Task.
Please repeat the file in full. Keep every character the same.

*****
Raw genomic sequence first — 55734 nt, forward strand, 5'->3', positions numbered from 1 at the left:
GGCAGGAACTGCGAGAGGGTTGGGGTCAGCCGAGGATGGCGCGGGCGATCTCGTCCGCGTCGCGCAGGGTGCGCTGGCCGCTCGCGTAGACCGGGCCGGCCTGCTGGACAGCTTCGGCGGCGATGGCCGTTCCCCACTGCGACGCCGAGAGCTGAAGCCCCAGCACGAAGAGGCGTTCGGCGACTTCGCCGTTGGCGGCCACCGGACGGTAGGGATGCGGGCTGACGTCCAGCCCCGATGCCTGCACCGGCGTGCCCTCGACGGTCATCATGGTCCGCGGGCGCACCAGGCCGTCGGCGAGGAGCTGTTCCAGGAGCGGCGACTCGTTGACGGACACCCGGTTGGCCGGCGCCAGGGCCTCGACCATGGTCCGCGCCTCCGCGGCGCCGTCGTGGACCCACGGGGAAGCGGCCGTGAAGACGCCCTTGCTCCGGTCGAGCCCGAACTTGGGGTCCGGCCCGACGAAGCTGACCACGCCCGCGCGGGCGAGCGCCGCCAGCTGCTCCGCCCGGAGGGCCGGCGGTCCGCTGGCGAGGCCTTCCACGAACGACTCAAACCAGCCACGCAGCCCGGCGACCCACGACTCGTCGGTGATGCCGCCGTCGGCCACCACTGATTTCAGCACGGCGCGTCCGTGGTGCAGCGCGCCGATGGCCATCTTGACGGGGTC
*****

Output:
Raw genomic sequence first — 55734 nt, forward strand, 5'->3', positions numbered from 1 at the left:
GGCAGGAACTGCGAGAGGGTTGGGGTCAGCCGAGGATGGCGCGGGCGATCTCGTCCGCGTCGCGCAGGGTGCGCTGGCCGCTCGCGTAGACCGGGCCGGCCTGCTGGACAGCTTCGGCGGCGATGGCCGTTCCCCACTGCGACGCCGAGAGCTGAAGCCCCAGCACGAAGAGGCGTTCGGCGACTTCGCCGTTGGCGGCCACCGGACGGTAGGGATGCGGGCTGACGTCCAGCCCCGATGCCTGCACCGGCGTGCCCTCGACGGTCATCATGGTCCGCGGGCGCACCAGGCCGTCGGCGAGGAGCTGTTCCAGGAGCGGCGACTCGTTGACGGACACCCGGTTGGCCGGCGCCAGGGCCTCGACCATGGTCCGCGCCTCCGCGGCGCCGTCGTGGACCCACGGGGAAGCGGCCGTGAAGACGCCCTTGCTCCGGTCGAGCCCGAACTTGGGGTCCGGCCCGACGAAGCTGACCACGCCCGCGCGGGCGAGCGCCGCCAGCTGCTCCGCCCGGAGGGCCGGCGGTCCGCTGGCGAGGCCTTCCACGAACGACTCAAACCAGCCACGCAGCCCGGCGACCCACGACTCGTCGGTGATGCCGCCGTCGGCCACCACTGATTTCAGCACGGCGCGTCCGTGGTGCAGCGCGCCGATGGCCATCTTGACGGGGTC